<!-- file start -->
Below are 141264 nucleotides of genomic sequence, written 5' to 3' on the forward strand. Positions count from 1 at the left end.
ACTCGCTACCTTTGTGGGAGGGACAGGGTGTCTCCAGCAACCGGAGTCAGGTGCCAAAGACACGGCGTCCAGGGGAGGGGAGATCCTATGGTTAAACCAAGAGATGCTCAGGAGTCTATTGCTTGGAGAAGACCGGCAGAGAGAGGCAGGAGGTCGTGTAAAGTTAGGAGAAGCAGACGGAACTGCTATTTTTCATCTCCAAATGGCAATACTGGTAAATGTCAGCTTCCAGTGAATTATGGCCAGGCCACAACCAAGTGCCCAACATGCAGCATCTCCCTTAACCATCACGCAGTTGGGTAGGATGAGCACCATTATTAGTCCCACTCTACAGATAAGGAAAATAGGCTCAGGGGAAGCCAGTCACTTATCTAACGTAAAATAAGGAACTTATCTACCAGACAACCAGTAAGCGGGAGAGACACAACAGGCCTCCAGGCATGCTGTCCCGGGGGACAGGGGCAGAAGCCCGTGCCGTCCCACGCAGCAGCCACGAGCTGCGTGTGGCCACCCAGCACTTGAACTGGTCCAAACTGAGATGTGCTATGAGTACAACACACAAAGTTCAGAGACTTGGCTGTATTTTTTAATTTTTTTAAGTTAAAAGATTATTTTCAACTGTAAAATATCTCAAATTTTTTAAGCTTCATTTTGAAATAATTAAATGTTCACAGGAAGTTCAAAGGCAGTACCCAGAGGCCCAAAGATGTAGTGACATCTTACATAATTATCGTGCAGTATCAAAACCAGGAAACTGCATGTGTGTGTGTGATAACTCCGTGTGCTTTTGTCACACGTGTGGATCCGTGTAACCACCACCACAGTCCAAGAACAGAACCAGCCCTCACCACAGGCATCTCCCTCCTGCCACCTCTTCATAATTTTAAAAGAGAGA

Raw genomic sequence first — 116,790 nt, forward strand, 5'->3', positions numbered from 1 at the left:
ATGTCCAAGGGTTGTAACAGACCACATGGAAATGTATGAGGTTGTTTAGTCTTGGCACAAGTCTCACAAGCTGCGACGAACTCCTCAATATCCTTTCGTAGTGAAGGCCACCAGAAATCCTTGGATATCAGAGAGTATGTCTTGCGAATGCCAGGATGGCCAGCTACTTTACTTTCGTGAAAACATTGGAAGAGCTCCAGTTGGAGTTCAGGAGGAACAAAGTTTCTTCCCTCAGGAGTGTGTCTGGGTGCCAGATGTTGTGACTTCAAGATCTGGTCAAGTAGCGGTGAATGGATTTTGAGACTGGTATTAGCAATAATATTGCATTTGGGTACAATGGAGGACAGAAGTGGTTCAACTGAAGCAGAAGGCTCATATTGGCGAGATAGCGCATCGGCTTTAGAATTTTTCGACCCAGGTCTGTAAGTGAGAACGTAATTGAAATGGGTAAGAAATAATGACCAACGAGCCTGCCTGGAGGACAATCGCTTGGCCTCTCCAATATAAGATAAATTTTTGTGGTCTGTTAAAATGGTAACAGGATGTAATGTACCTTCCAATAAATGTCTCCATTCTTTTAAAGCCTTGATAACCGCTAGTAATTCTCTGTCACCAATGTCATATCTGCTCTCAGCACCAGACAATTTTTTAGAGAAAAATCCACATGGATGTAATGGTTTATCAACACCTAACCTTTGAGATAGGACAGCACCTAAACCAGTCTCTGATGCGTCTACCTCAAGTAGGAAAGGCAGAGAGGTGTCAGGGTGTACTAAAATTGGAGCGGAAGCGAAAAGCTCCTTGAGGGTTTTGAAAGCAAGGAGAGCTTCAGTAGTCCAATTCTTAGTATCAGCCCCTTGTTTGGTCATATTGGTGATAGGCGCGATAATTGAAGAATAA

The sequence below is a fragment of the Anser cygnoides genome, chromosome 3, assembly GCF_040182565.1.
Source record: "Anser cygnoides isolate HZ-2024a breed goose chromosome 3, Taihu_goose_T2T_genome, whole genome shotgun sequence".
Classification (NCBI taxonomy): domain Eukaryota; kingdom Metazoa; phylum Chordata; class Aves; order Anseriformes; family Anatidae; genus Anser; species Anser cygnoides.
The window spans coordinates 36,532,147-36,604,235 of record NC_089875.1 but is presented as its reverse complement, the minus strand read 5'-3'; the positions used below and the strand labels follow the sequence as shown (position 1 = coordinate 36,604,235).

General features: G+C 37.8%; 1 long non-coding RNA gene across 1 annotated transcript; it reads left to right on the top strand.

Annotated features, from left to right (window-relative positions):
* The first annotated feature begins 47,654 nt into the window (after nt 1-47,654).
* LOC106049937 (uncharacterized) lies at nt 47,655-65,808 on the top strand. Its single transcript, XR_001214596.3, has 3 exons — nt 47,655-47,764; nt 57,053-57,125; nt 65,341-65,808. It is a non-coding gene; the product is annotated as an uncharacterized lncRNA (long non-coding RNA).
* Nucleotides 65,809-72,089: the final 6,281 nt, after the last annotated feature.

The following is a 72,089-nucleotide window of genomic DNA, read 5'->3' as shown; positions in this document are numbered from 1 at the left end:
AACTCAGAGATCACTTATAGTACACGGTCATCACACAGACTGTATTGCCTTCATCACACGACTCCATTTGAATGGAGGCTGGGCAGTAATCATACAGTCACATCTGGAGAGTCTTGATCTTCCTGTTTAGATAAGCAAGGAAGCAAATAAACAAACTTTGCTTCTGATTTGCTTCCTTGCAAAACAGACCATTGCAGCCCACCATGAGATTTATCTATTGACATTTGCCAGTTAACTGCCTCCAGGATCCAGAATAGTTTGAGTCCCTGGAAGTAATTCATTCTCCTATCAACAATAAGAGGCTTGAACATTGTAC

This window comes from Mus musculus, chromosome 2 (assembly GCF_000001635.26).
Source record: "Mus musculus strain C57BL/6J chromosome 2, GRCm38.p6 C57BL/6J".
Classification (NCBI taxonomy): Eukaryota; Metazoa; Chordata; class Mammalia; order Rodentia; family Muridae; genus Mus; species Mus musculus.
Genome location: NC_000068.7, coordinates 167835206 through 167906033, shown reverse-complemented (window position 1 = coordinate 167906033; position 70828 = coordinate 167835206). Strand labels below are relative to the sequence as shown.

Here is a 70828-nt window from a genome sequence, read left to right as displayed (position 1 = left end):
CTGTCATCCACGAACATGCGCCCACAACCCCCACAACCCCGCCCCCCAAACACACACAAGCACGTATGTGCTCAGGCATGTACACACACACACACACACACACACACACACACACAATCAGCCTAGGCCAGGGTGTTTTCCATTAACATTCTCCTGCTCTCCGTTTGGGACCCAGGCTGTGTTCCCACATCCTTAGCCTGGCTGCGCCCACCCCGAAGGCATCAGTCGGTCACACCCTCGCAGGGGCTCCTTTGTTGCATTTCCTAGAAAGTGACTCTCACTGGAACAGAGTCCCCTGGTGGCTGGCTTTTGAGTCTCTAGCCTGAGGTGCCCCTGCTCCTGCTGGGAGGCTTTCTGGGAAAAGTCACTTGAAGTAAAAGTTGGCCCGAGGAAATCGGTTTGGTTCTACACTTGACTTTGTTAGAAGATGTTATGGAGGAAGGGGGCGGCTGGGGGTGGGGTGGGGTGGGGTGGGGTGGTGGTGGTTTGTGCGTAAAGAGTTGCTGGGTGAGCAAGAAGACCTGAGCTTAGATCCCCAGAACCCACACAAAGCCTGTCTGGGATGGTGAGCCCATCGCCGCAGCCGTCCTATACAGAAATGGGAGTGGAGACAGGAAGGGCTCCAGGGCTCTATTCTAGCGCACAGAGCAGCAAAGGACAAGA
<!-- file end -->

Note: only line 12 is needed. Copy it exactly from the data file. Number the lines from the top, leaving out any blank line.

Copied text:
* LOC106049937 (uncharacterized) lies at nt 47,655-65,808 on the top strand. Its single transcript, XR_001214596.3, has 3 exons — nt 47,655-47,764; nt 57,053-57,125; nt 65,341-65,808. It is a non-coding gene; the product is annotated as an uncharacterized lncRNA (long non-coding RNA).